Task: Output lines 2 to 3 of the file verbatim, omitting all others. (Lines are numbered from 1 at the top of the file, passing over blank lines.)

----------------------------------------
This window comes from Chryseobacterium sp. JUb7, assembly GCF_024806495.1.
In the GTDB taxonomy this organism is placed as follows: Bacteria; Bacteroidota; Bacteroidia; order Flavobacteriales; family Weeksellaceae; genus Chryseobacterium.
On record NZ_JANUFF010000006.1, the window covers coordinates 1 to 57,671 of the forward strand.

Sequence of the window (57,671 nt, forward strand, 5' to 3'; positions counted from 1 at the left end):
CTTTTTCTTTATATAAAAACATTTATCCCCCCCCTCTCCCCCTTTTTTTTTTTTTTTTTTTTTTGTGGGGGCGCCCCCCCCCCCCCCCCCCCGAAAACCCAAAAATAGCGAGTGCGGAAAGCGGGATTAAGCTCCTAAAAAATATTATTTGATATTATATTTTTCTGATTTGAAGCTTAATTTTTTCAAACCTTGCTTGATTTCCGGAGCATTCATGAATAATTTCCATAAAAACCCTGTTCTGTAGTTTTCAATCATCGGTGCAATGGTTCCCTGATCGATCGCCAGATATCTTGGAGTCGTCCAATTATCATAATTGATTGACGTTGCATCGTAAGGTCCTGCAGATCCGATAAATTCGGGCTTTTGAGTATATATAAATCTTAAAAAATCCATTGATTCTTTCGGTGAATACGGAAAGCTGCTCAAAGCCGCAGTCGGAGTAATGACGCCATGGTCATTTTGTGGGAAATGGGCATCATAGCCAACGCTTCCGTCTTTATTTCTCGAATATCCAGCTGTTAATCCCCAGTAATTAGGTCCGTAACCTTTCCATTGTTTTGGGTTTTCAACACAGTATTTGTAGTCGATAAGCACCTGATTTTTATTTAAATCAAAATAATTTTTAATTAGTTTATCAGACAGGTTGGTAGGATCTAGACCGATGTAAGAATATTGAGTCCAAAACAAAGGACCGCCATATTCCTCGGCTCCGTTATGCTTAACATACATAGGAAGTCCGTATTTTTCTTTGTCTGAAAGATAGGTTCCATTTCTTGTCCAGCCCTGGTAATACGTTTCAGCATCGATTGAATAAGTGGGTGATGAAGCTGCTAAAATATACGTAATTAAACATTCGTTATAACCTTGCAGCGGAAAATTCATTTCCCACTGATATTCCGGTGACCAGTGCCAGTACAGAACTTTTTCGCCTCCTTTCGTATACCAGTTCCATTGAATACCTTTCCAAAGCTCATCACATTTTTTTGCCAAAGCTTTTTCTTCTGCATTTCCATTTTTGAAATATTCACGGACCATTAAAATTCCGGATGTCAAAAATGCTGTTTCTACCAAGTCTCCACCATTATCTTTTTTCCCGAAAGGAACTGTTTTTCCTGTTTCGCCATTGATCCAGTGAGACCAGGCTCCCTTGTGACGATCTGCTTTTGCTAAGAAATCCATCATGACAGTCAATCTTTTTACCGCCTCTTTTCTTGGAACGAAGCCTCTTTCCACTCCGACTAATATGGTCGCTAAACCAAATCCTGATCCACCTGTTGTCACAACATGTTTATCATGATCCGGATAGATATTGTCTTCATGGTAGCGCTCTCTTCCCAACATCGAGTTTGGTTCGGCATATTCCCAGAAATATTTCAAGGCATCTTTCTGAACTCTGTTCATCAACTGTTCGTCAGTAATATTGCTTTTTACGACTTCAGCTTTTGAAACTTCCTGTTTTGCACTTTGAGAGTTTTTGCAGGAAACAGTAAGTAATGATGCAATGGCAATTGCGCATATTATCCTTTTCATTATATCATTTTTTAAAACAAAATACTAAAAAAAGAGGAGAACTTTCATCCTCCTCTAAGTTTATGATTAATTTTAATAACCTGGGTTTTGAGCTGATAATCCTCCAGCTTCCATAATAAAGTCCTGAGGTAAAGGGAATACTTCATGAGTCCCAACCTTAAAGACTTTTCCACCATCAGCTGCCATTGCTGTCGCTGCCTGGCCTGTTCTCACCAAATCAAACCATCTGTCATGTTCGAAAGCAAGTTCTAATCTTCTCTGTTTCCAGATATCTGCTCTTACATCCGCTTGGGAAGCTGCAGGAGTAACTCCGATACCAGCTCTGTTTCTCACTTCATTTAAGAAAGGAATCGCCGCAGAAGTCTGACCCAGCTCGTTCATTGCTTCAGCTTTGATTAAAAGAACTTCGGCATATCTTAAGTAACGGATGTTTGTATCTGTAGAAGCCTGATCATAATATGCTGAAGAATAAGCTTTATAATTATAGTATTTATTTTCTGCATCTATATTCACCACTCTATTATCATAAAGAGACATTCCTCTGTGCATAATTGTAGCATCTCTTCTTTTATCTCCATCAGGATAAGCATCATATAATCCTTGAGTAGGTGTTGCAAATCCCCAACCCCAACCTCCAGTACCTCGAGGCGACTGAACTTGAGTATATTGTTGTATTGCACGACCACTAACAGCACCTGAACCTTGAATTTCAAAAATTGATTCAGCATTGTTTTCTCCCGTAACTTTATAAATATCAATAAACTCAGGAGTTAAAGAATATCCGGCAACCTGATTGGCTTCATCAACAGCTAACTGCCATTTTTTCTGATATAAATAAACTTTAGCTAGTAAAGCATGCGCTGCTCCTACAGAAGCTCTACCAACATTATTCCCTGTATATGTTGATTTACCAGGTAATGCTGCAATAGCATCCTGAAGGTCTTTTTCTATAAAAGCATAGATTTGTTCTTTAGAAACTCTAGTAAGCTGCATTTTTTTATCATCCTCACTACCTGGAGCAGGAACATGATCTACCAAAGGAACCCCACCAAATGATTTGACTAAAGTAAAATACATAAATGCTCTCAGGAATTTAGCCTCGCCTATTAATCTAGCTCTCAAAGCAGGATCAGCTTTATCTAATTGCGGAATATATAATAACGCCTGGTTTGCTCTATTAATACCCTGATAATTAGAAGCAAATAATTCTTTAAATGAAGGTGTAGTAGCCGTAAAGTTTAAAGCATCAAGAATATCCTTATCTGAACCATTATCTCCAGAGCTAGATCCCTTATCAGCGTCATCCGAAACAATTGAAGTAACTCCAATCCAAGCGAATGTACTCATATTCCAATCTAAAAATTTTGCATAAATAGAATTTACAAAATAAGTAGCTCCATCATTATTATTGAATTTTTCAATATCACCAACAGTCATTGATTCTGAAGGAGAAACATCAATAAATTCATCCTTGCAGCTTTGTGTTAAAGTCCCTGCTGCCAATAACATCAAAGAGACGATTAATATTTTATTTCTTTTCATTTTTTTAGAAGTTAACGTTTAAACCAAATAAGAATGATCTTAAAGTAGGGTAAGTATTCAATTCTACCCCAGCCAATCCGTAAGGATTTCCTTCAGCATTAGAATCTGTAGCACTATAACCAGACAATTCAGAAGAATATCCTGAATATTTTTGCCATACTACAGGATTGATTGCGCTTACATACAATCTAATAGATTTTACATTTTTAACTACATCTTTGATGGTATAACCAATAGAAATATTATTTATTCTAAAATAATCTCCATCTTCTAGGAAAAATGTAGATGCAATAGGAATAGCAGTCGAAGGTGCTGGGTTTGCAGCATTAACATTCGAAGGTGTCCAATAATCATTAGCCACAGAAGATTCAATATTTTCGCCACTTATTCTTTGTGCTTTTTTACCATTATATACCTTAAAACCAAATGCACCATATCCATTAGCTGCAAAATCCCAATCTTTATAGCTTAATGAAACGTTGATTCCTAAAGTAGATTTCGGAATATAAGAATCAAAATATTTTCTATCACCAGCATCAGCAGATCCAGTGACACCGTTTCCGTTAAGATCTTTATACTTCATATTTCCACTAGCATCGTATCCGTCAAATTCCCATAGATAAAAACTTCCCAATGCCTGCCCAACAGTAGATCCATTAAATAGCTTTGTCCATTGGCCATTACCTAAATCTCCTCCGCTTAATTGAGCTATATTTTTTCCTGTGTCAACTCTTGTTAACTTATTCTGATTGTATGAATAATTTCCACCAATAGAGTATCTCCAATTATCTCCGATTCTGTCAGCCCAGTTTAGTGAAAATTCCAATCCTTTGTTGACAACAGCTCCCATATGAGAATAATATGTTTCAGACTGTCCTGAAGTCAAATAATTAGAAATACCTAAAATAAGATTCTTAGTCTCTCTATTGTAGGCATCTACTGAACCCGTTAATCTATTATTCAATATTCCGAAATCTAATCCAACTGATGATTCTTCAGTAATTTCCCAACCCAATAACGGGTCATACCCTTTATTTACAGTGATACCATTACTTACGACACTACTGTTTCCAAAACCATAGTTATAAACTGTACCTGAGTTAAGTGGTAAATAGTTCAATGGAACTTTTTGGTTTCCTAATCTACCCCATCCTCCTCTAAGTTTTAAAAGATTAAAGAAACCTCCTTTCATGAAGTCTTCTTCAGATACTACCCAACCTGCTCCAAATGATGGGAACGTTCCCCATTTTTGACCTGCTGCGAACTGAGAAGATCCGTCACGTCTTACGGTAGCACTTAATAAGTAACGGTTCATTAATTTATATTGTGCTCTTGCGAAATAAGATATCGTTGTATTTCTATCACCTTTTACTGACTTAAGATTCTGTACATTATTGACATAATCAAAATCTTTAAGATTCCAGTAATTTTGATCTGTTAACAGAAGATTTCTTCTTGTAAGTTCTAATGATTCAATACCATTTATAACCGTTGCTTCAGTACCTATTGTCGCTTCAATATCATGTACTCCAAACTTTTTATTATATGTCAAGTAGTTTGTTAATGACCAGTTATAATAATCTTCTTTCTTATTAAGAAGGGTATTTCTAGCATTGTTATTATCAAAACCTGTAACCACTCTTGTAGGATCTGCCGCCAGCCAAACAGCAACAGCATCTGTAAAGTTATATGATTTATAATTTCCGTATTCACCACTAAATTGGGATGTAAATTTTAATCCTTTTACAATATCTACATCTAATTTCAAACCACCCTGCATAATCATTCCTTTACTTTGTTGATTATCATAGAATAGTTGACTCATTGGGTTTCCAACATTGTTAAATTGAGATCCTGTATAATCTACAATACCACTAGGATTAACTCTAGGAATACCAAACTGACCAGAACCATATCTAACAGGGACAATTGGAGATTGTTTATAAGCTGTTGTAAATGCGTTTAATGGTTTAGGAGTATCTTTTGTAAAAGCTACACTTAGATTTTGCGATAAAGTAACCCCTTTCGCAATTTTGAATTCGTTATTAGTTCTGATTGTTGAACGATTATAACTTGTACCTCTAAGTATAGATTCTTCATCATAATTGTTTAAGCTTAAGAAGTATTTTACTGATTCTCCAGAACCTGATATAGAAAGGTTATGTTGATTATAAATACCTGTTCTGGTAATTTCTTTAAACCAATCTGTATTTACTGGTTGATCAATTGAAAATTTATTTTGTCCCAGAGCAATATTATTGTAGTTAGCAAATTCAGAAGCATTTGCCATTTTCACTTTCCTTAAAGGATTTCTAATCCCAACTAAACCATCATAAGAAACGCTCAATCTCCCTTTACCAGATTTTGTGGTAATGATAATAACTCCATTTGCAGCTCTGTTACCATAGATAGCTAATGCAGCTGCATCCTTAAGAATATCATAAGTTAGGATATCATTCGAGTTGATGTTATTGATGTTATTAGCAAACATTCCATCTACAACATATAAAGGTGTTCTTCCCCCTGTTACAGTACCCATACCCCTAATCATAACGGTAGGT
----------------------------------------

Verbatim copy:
In the GTDB taxonomy this organism is placed as follows: Bacteria; Bacteroidota; Bacteroidia; order Flavobacteriales; family Weeksellaceae; genus Chryseobacterium.
On record NZ_JANUFF010000006.1, the window covers coordinates 1 to 57,671 of the forward strand.